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about a whistle-blower complaint none of which i've seen. >> and secretary pompeo has been this morning seemingly defiant against the subpoena he was issued for ukraine-related documents from the house committee, saying they are bullying and intimidating state department officials they've also called for deposition. then to lindsey graham. lashing out also really echoing the president's intense questioning of the whistle-blower's knowledge and motives. >> here's my question. is this whistle-blower, whoever he or she may be, do they have any connection to the intelligence community? the old intelligence community that was corrupt as hell? >> on top of that, there are questions about the vice president, mike pence, and why he was suddenly pulled from previously scheduled trip back in may to attend the inauguration of the ukrainian president? was that intended as a signal to
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ukraine to put more pressure on them? just two months before the president's phone call request for a favor. then finally, there's the president's personal attorney, rudy giuliani, top house democrats yesterday subpoenaed giuliani for documents related to his communications with ukrainians trying to dig up that dirt on the bidens and also any documents related to efforts by the president to press ukraine to interfere in the 2020 election. the democratic chairman warn if rudy giuliani does not comply, it will amount to obstruction. so, brooke, that is the swirl of questions and controversy around the president's closest confidants as the democrats now push full steam ahead with their impeachment inquiry. >> thank you so much for that. a conversation on all of this. andrew mccabe former fbi deputy director and a pleasure.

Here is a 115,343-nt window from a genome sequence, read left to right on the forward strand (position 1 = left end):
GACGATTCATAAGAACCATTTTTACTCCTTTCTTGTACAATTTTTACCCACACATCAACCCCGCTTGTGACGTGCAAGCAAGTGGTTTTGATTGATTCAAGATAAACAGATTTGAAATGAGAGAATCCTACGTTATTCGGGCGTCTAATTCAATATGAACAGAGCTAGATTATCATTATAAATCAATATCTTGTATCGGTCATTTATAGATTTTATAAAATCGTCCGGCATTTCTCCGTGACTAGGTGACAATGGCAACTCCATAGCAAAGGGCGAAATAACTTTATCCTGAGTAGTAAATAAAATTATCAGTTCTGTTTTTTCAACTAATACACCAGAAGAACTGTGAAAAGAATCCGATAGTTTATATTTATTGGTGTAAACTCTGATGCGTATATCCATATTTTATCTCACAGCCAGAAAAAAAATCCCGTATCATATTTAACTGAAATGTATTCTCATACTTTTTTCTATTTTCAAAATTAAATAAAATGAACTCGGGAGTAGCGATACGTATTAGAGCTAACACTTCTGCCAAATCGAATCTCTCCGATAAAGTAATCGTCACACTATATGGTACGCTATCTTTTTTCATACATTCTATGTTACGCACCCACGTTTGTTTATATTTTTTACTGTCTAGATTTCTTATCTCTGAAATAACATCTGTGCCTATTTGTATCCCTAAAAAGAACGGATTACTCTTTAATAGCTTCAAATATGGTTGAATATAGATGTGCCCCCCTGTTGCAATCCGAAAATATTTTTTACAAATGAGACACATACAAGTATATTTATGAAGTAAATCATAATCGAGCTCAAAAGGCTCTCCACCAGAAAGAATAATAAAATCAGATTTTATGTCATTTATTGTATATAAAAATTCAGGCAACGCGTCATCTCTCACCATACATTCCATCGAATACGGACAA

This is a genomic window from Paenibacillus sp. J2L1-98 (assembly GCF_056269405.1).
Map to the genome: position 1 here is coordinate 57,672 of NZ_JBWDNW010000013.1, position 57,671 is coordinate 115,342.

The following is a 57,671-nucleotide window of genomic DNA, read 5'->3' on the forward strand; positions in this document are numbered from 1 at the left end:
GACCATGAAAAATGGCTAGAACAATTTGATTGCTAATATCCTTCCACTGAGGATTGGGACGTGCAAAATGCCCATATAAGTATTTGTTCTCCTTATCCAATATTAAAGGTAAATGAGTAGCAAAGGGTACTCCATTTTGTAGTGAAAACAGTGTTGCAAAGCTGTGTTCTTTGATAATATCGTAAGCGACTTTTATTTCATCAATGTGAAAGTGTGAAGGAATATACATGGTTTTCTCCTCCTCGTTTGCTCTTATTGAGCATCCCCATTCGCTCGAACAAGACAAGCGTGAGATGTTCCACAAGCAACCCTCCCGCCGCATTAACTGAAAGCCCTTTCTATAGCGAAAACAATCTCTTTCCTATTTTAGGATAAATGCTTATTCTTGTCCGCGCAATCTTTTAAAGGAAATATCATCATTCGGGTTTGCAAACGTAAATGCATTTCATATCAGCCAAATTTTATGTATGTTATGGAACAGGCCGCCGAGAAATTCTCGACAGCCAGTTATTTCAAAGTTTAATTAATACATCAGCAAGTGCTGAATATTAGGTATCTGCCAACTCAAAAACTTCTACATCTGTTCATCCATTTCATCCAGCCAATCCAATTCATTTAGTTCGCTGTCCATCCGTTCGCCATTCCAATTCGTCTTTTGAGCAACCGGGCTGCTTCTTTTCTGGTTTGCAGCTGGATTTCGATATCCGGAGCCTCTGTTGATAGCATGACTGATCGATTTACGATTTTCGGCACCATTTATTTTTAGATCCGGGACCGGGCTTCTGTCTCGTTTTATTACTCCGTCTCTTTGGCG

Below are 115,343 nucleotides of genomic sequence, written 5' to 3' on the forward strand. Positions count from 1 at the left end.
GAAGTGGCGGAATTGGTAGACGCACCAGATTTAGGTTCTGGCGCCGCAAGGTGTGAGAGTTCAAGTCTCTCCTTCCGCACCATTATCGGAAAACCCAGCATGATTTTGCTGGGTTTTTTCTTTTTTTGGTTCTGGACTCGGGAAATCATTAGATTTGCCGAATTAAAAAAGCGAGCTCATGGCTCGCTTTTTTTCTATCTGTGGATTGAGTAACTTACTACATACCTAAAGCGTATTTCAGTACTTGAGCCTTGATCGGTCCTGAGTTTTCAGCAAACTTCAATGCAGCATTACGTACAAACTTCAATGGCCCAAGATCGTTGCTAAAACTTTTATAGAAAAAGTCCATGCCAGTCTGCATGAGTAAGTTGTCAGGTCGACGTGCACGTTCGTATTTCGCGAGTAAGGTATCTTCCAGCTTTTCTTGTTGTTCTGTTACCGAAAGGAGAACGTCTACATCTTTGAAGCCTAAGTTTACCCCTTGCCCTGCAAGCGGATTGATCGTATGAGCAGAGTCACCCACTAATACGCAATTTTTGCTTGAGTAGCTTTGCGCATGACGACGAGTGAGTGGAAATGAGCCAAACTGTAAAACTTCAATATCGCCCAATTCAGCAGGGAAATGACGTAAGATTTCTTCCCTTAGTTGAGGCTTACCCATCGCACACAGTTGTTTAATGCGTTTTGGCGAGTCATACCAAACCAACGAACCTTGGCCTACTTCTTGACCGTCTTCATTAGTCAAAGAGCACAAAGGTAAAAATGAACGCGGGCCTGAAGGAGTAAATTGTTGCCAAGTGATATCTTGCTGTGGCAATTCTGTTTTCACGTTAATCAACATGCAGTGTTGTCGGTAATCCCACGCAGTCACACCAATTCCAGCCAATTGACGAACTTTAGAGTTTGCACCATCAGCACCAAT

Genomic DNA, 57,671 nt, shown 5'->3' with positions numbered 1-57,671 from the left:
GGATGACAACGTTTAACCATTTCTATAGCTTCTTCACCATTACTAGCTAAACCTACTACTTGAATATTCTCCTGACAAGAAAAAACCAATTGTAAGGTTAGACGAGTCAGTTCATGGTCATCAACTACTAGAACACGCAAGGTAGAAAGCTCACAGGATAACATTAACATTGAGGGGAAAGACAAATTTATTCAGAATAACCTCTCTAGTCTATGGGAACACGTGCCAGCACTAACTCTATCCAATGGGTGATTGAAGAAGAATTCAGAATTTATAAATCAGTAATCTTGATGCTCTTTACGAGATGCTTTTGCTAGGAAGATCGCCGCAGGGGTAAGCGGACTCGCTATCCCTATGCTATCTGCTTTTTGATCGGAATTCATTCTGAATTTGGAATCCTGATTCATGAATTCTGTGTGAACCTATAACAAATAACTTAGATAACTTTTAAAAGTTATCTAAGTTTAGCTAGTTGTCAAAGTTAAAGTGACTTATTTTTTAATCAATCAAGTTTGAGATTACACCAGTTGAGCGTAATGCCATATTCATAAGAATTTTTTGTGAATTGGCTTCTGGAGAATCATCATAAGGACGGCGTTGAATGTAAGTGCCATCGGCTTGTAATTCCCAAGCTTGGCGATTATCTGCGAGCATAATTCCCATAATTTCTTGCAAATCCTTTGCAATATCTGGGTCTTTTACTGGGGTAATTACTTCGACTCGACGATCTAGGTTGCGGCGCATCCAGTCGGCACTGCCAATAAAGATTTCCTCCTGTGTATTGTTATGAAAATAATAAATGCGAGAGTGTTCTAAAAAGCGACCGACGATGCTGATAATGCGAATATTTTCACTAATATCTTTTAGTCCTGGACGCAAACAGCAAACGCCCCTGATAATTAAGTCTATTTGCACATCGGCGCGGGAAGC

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welcome back. we've got you, andy? there we go. just like the magic television. love it. my first question to you. you were one of "the" top officials who made sure the russia investigation was opened. you were at the top levels. they're investigating you and your colleagues. do you find bill barr's travels problematic? and in your decades with the agency ever heard of anything like this? >> no. sure haven't heard of anything like this. there's a, two primary questions that i think you have to ask here. first is, why is he doing this at all? the circumstances behind the opening of the russia case are not a mystery. i have testified under oath about them as early as december of 2017. jim comey made comments publicly, i have, we both wrote books that touched on those issues. so it's circumstances behind the case are widely known. they were entirely validated by the special counsel investigation. we now know that russia did try
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to attack our elections and that the president did engage in numerous acts of potential obstructive conduct. so it raises that question of what are we doing here? the second question is -- >> yeah. >> -- not the propriety of the attorney general talking to foreign colleagues, because that happens all the time, but these are foreign colleagues who are very, very familiar with working with u.s. investigators and prosecutors. we cooperate with those folks and have on investigations and prosecutions for many, many years. so the question becomes, why does the attorney general feel it's necessary to personally interact with those folks and make this introduction to prosecutor durham and what is taking place in those conversations? what objectives is he actually advocating here or assistance. >> to add to your example, something we wondered also, is bill barr doing this for the sole purpose of pursuing trump's